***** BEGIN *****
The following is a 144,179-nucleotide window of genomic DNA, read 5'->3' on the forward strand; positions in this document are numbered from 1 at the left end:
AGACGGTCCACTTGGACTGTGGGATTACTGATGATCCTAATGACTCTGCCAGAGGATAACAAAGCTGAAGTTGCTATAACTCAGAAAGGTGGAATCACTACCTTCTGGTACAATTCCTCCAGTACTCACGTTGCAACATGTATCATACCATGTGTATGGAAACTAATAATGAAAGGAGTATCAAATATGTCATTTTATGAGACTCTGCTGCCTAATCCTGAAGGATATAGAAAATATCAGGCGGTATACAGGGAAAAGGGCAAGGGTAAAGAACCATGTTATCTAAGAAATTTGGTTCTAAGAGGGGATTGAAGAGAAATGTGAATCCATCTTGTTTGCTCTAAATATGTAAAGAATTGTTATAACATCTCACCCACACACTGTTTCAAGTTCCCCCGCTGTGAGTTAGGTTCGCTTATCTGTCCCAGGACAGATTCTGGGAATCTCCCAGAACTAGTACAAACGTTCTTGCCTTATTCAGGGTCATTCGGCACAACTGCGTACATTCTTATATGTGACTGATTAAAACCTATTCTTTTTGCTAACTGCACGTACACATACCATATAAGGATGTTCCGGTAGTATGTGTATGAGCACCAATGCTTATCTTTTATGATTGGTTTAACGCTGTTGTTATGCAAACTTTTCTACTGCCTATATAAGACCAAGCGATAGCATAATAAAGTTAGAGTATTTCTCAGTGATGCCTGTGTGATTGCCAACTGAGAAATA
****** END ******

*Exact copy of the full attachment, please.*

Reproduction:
The following is a 144,179-nucleotide window of genomic DNA, read 5'->3' on the forward strand; positions in this document are numbered from 1 at the left end:
AGACGGTCCACTTGGACTGTGGGATTACTGATGATCCTAATGACTCTGCCAGAGGATAACAAAGCTGAAGTTGCTATAACTCAGAAAGGTGGAATCACTACCTTCTGGTACAATTCCTCCAGTACTCACGTTGCAACATGTATCATACCATGTGTATGGAAACTAATAATGAAAGGAGTATCAAATATGTCATTTTATGAGACTCTGCTGCCTAATCCTGAAGGATATAGAAAATATCAGGCGGTATACAGGGAAAAGGGCAAGGGTAAAGAACCATGTTATCTAAGAAATTTGGTTCTAAGAGGGGATTGAAGAGAAATGTGAATCCATCTTGTTTGCTCTAAATATGTAAAGAATTGTTATAACATCTCACCCACACACTGTTTCAAGTTCCCCCGCTGTGAGTTAGGTTCGCTTATCTGTCCCAGGACAGATTCTGGGAATCTCCCAGAACTAGTACAAACGTTCTTGCCTTATTCAGGGTCATTCGGCACAACTGCGTACATTCTTATATGTGACTGATTAAAACCTATTCTTTTTGCTAACTGCACGTACACATACCATATAAGGATGTTCCGGTAGTATGTGTATGAGCACCAATGCTTATCTTTTATGATTGGTTTAACGCTGTTGTTATGCAAACTTTTCTACTGCCTATATAAGACCAAGCGATAGCATAATAAAGTTAGAGTATTTCTCAGTGATGCCTGTGTGATTGCCAACTGAGAAATA